The Mountain Goats are a little different than most bands, rather than taking on one project at a time they actually took on three. In between recording Songs for Pierre Chuvin and Getting Into Knives, they went into FAME Studios in Muscle Shoals and spent a week recording Dark in Here. For those keeping score that means they recorded on a boombox, in Sam Phillips Recording in Memphis and FAME, where Aretha Franklin, Greg Allman, Wilson Pickett, Bobby “Blue” Bland and a host of others laid down incredible tracks.
On Dark in Here, John Darnielle and his compatriots forge a pathway been some of the most lyrical music they’ve ever produced with songs that offer stunning perspectives on historical events. They do this while incorporating a bit of the rhythm and funk that FAME was known for, illustrating just how deeply this band is able to get into their craft. Yet at the end of the day, the question is how serious they are trying to be.
While there seems to be nothing remotely metal-ish on ‘The Slow Parts on Death Metal Albums’, there is enough to suggest that perhaps, just perhaps, we can’t take these guys too seriously. Dark bass and drums lead the way, while the electric piano suggests something less sinister. Lyrically Darnielle’s lyrics suggest that the darkness may be a ruse, “Aliеn ships from ancient realms (Ships from ancient rеalms)/ Ageless captains at their helms (Captains at their helms)/ Rage from the sea/ Let it begin with me.” The call and response here sounds less like heavy metal and more like something out of the 10cc songbook.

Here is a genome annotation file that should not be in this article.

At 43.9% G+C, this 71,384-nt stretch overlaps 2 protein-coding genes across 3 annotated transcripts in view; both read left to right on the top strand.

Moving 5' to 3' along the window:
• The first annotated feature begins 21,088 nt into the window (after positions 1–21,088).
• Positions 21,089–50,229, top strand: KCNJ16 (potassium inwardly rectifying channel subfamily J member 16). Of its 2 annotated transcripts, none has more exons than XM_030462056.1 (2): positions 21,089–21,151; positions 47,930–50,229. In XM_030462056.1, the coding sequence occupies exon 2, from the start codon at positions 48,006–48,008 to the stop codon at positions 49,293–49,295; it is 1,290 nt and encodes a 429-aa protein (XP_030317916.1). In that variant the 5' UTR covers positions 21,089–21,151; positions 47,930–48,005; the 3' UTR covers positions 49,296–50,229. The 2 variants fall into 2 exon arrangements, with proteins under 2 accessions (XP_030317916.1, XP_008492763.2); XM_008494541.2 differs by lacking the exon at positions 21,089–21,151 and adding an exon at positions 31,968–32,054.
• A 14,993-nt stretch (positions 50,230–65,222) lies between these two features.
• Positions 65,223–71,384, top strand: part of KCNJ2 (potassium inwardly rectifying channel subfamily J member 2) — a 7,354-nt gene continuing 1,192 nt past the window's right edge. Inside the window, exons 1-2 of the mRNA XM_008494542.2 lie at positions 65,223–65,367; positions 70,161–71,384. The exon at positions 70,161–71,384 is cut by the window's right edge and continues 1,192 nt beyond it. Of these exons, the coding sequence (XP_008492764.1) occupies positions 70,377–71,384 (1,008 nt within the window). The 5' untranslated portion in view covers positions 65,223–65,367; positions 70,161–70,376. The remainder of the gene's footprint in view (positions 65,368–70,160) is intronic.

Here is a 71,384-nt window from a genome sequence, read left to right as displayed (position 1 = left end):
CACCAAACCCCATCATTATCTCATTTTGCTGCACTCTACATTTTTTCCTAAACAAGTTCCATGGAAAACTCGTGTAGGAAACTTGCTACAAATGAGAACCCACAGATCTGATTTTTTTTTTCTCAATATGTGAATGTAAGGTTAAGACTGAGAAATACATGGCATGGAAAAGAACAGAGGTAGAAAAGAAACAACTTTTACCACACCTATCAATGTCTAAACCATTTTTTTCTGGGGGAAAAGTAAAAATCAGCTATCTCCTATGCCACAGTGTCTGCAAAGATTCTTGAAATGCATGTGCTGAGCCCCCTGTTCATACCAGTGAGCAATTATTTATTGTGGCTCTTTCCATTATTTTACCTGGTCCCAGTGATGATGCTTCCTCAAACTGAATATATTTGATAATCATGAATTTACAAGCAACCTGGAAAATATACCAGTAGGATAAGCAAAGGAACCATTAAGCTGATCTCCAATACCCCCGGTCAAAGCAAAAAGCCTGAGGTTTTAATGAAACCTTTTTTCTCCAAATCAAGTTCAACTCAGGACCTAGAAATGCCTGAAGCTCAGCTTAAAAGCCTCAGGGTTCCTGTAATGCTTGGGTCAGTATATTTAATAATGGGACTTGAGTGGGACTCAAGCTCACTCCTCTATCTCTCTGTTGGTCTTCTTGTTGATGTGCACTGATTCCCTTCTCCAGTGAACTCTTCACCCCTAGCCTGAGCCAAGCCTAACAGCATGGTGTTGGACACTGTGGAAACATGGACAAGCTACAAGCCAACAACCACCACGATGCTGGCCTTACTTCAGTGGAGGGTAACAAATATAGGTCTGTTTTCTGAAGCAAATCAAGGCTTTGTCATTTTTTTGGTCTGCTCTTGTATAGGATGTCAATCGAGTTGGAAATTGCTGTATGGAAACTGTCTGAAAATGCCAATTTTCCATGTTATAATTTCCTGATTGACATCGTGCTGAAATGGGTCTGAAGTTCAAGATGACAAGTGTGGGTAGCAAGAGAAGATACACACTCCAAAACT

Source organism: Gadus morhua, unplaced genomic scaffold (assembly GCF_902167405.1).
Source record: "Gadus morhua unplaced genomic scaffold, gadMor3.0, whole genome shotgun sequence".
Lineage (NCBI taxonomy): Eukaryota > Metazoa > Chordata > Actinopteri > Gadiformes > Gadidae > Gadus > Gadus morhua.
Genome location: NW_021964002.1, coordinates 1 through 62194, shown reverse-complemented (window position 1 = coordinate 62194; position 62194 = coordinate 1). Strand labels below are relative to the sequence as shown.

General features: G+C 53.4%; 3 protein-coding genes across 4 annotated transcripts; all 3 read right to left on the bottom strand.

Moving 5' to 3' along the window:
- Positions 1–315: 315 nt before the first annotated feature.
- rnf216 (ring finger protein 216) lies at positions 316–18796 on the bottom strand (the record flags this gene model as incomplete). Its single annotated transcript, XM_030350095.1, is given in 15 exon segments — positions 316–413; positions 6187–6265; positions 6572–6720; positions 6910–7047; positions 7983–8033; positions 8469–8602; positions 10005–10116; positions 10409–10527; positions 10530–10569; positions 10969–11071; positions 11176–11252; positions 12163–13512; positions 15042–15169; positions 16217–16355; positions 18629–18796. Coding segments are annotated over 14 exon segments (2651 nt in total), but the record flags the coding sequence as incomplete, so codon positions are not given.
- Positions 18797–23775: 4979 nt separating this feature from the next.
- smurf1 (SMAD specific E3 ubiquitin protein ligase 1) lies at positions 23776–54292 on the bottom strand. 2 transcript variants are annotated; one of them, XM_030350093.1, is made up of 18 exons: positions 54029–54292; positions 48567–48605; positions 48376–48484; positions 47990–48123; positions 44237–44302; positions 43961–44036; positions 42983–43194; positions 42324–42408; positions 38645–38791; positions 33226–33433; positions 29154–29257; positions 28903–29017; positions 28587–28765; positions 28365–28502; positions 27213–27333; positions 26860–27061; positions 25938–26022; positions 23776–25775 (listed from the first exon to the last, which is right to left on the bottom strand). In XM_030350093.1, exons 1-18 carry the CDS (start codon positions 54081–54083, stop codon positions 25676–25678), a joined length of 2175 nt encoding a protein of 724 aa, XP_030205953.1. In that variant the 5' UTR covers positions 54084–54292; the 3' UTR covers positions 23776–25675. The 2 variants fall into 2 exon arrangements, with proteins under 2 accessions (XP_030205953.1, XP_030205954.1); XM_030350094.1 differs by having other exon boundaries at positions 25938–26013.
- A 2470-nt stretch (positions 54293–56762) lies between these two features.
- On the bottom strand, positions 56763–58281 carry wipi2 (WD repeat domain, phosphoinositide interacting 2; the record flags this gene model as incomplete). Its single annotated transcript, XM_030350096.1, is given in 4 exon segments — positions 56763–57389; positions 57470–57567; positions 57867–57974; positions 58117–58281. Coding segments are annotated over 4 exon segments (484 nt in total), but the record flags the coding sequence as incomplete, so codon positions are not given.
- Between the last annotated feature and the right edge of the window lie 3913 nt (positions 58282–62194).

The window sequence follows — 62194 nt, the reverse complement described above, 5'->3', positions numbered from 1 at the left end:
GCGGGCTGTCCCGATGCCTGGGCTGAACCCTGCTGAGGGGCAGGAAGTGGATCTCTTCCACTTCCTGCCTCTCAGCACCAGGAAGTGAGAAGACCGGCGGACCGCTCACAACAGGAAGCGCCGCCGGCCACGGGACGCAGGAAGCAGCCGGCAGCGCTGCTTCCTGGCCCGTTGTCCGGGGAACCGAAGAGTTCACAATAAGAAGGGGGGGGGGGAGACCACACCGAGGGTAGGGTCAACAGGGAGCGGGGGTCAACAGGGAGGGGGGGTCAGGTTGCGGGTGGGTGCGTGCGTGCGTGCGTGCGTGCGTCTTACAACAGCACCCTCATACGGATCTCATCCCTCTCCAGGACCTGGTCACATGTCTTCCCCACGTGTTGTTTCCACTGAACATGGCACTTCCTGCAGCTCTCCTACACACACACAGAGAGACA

As humans we are a funny species, especially people who review music. We are in danger of getting a little self-important. Which is part of what makes ‘Arguing with the Ghost of Peter Laughner about his Coney Island Baby Review’ so intriguing. The tune is beautiful with acoustic guitar and bass to the fore and a wonderful descending keyboard riff filling the frame. The song concludes with a loving sax solo, yet all the while we are enchanted by a tale of a 23-year-old writer who took dead aim at Lou Reed. The gentleness of the track suggests what is important changes greatly over time. It ain’t life and death, it’s an album. Reed may or may not have taken a misstep perhaps, but it’s still just music.
Other songs seem much more serious. ‘The Destruction of the Superdeep Kola Borehole Tower’ tells the tale of a Russian attempt to drill into the Earth’s crust on the border of Norway. Drums rage while electric piano and organ push things forward relentlessly. Darnielle seems to spit out the lyrics that tell a tale of a mission that went awry. “What will they say back home about you/ Who always kept your objective in view/ Whose effects included contacts that finally got found/ Inside the Arctic Circle, scattered on the ground/ Those who came to learn these lessons/ Left no trace of their presence.”
Literate as all get out and able to turn on a musical phrase in a heartbeat, The Mountain Goats’ Dark in Here suggests this is a band that knows how to make music that can soothe the savage beast…or stir it up at a moment’s notice.